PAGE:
Image File history File links Metadata Size of this preview: 652 × 599 pixelsFull resolution (2316 × 2129 pixel, file size: 470 KB, MIME type: image/jpeg) File historyClick on a date/time to view the file as it appeared at that time. ... Image File history File links Metadata Size of this preview: 652 × 599 pixelsFull resolution (2316 × 2129 pixel, file size: 470 KB, MIME type: image/jpeg) File historyClick on a date/time to view the file as it appeared at that time. ...

Ductile fracture

In ductile fracture, extensive plastic deformation takes place before fracture. Many ductile metals, especially materials with high purity, can sustain very large deformation of 50–100% or more strain before fracture under favorable loading condition and environmental condition. The strain at which the fracture happens is controlled by the purity of the materials. At room temperature, pure iron can undergo deformation up to 100% strain before breaking, while cast iron or high-carbon steels can barely sustain 3% of strain.[citation needed]. Ductility is the physical property of being capable of sustaining large plastic deformations without fracture (in metals, such as being drawn into a wire). ... This article is about the deformation of materials. ... For other uses, see Iron (disambiguation). ... Cast iron usually refers to grey cast iron, but can mean any of a group of iron-based alloys containing more than 2% carbon (alloys with less carbon are carbon steel by definition). ... Plain-carbon steel is a metal alloy, a combination of two elements, iron and carbon, where other elements are present in quantities too small to affect the properties. ...

Ductile failure of a specimen strained axially.
Ductile failure of a specimen strained axially.

Because ductile rupture involves a high degree of plastic deformation, the fracture behavior of a propagating crack as modeled above changes fundamentally. Some of the energy from stress concentrations at the crack tips is dissipated by plastic deformation before the crack actually propagates. Image File history File links Metadata Size of this preview: 800 × 438 pixelsFull resolution (2812 × 1540 pixel, file size: 2. ... Image File history File links Metadata Size of this preview: 800 × 438 pixelsFull resolution (2812 × 1540 pixel, file size: 2. ...


The basic steps of ductile fracture are necking (which results in stress localization at the point on the sample of smallest cross-sectional area), void formation, void coalescence (also known as crack formation), crack propagation, and failure, often resulting in a cup-and-cone shaped failure surface.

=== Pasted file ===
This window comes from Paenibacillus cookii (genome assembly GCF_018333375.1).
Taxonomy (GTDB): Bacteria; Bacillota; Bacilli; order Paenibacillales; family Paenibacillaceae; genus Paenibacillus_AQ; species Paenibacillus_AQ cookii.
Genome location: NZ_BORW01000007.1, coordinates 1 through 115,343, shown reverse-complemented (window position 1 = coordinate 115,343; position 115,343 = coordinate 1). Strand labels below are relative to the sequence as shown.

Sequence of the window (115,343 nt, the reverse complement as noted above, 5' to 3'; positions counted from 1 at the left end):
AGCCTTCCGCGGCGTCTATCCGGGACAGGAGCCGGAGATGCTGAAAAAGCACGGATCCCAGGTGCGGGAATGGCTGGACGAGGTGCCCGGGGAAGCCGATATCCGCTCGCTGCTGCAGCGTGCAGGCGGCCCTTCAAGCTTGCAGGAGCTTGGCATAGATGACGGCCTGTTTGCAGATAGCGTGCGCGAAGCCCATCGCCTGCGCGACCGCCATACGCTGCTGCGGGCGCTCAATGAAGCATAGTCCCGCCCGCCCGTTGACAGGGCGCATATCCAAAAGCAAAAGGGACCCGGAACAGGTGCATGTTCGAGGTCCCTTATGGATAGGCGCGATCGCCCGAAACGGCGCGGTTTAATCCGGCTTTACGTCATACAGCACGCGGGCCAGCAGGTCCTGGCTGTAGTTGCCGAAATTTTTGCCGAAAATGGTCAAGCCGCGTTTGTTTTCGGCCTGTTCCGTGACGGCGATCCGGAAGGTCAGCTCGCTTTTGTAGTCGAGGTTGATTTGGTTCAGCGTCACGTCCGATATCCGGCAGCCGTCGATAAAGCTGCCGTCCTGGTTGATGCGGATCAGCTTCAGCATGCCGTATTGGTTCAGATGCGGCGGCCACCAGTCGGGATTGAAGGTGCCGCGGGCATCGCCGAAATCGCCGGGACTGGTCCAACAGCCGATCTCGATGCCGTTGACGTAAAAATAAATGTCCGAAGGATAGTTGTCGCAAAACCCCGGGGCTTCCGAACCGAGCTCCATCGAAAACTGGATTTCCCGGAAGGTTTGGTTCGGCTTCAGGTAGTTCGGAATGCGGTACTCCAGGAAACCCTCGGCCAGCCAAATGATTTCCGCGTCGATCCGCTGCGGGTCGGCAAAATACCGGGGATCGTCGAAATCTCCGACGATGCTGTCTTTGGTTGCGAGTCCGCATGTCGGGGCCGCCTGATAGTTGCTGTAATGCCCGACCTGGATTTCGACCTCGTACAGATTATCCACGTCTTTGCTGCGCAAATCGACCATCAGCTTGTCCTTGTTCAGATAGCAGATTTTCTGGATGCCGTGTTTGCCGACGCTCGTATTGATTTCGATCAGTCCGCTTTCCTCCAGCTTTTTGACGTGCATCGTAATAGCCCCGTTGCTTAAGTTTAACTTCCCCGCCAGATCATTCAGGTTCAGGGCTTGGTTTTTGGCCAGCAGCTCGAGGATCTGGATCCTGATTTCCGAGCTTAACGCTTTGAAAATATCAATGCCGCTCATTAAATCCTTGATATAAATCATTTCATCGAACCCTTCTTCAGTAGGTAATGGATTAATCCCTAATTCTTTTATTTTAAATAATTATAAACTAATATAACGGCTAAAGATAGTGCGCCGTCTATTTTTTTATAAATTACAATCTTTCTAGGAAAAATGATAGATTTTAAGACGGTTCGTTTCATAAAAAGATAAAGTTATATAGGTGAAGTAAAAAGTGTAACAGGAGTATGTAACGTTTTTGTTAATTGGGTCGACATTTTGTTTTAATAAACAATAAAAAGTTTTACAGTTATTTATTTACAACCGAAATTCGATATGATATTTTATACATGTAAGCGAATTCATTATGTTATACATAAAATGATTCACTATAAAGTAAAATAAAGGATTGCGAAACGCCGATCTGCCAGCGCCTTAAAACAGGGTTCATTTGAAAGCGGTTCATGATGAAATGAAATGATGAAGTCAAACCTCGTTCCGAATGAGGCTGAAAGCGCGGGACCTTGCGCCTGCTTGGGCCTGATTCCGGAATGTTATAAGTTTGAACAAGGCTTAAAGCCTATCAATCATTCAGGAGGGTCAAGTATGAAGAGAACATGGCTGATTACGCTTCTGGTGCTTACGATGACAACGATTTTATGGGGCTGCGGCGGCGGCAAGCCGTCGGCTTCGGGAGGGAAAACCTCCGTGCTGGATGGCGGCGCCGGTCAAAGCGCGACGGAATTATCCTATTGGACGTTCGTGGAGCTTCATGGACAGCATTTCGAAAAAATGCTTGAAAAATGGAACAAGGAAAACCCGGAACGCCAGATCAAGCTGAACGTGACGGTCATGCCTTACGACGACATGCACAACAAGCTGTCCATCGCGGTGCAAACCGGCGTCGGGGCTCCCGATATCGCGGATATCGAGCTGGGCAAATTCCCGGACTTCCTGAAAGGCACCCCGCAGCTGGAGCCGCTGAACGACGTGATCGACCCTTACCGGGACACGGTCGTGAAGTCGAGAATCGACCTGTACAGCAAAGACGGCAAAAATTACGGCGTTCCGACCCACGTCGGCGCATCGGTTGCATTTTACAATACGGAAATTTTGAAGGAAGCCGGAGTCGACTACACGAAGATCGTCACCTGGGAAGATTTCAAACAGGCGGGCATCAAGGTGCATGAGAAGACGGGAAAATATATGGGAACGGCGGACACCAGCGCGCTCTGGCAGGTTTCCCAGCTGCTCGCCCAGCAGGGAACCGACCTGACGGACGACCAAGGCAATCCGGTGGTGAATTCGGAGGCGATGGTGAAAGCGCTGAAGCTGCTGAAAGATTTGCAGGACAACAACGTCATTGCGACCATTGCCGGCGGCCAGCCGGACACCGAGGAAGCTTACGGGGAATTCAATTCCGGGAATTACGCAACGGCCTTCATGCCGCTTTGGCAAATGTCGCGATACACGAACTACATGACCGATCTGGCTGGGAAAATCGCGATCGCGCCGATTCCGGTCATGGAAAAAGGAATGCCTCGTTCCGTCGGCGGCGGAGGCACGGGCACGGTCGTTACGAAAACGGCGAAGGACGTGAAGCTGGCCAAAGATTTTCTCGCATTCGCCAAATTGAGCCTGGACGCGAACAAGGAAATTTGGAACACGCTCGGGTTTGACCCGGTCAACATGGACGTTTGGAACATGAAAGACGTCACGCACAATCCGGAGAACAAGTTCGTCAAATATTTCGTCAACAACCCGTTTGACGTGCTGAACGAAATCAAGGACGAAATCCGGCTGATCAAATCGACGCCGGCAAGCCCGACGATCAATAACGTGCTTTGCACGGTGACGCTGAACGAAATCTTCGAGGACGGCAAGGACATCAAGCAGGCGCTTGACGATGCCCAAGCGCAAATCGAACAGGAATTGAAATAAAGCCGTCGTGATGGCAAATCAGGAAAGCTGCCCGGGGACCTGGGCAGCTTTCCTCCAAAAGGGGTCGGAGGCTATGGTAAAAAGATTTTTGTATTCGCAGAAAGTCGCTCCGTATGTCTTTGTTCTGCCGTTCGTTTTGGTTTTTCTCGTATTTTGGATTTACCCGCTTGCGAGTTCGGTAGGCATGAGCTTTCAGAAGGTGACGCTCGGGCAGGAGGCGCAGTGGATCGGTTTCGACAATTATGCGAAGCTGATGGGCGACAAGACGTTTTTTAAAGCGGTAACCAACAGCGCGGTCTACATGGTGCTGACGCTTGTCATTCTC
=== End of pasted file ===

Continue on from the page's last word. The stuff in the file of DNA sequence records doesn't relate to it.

Schematic representation of the steps in ductile fracture.
Schematic representation of the steps in ductile fracture.

Image File history File links Ductile_fracture. ...

Crack Separation Modes

There are three modes of fracture. Mode I, or the opening mode, is characterized by a stress normal to the crack faces. Mode II, the sliding mode or forward shear mode, has a shear stress normal to the crack front. Finally Mode III is the tearing mode, with a shear stress parallel to the crack front.


For more information, see fracture mechanics. This does not cite its references or sources. ...


See also

The brittle-ductile transition zone is the zone in the Earths crust, at an approximate depth of 10-15 km (18-20km) at which rock becomes less likely to fracture, and more likely to deform ductilely by creep. ... To meet Wikipedias quality standards, this article or section may require cleanup. ... This does not cite its references or sources. ... In materials science, fracture toughness is a property which describes the ability of a material containing a crack to resist fracture, and is one of the most important properties of any material for virtually all design applications. ... Rupture, or ductile rupture describes the ultimate failure of tough ductile materials loaded in tension. ... Structural failure refers to loss of the load-carrying capacity of a component or member within a structure or of the structure itself. ...

Bibliography

  • Dieter, G. E. (1988) Mechanical Metallurgy ISBN 0-07-100406-8
  • A. Garcimartin, A. Guarino, L. Bellon and S. Cilberto (1997) " Statistical Properties of Fracture Precursors ". Physical Review Letters, 79, 3202 (1997)
  • Callister, Jr., William D. (2002) Materials Science and Engineering: An Introduction. ISBN 0-471-13576-3
  • Peter Rhys Lewis, Colin Gagg, Ken Reynolds, CRC Press (2004), Forensic Materials Engineering: Case Studies.

It is proposed that this article be deleted, because of the following concern: Likely failure of WP:AUTO and WP:BIO If you can address this concern by improving, copyediting, sourcing, renaming or merging the page, please edit this page and do so. ...

External Links


  Results from FactBites:
 
Bone fracture - Wikipedia, the free encyclopedia (1221 words)
A bone fracture is a medical condition in which a bone becomes cracked, splintered, or bisected as a result of physical trauma.
A greenstick fracture occurs because the bone is not as brittle as it would be in an adult, and thus does not completely fracture, but rather exhibits bowing without complete disruption of the bone's cortex.
To this end, a fractured limb is usually immobilized with a plaster or fiberglass cast which holds the bones in position and immobilizes the joints above and below the fracture.
Fracture - Wikipedia, the free encyclopedia (381 words)
The word fracture is often applied to bones of living creatures, or to crystals or crystalline materials, such as gemstones or metal.
Depending on the substance which is fractured, a fracture reduces strength (most substances) or inhibits transmission of light (optical crystals).
In amorphous solids, by contrast, the lack of a crystalline structure means that any direction may be considered a cleavage plane; the result is a conchoidal fracture, with cracks proceeding normal to the applied tension.
  More results at FactBites »